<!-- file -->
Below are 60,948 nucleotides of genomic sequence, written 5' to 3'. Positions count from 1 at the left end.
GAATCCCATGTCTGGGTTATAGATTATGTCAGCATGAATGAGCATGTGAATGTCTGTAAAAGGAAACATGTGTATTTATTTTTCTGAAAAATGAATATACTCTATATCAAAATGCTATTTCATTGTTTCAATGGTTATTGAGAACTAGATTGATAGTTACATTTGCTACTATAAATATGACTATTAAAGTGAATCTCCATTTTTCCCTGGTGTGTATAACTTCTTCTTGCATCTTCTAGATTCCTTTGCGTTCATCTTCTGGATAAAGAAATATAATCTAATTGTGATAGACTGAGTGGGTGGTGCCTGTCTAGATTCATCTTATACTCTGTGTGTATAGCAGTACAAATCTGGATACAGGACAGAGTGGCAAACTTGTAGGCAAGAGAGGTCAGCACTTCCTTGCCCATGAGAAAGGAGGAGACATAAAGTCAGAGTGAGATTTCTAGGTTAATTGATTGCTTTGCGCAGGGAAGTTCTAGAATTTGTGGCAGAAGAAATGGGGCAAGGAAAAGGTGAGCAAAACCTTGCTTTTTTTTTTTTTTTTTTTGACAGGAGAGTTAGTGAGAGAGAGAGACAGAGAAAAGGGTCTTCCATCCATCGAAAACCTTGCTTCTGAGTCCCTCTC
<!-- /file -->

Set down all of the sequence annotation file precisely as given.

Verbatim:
Below are 60,948 nucleotides of genomic sequence, written 5' to 3'. Positions count from 1 at the left end.
GAATCCCATGTCTGGGTTATAGATTATGTCAGCATGAATGAGCATGTGAATGTCTGTAAAAGGAAACATGTGTATTTATTTTTCTGAAAAATGAATATACTCTATATCAAAATGCTATTTCATTGTTTCAATGGTTATTGAGAACTAGATTGATAGTTACATTTGCTACTATAAATATGACTATTAAAGTGAATCTCCATTTTTCCCTGGTGTGTATAACTTCTTCTTGCATCTTCTAGATTCCTTTGCGTTCATCTTCTGGATAAAGAAATATAATCTAATTGTGATAGACTGAGTGGGTGGTGCCTGTCTAGATTCATCTTATACTCTGTGTGTATAGCAGTACAAATCTGGATACAGGACAGAGTGGCAAACTTGTAGGCAAGAGAGGTCAGCACTTCCTTGCCCATGAGAAAGGAGGAGACATAAAGTCAGAGTGAGATTTCTAGGTTAATTGATTGCTTTGCGCAGGGAAGTTCTAGAATTTGTGGCAGAAGAAATGGGGCAAGGAAAAGGTGAGCAAAACCTTGCTTTTTTTTTTTTTTTTTTTGACAGGAGAGTTAGTGAGAGAGAGAGACAGAGAAAAGGGTCTTCCATCCATCGAAAACCTTGCTTCTGAGTCCCTCTC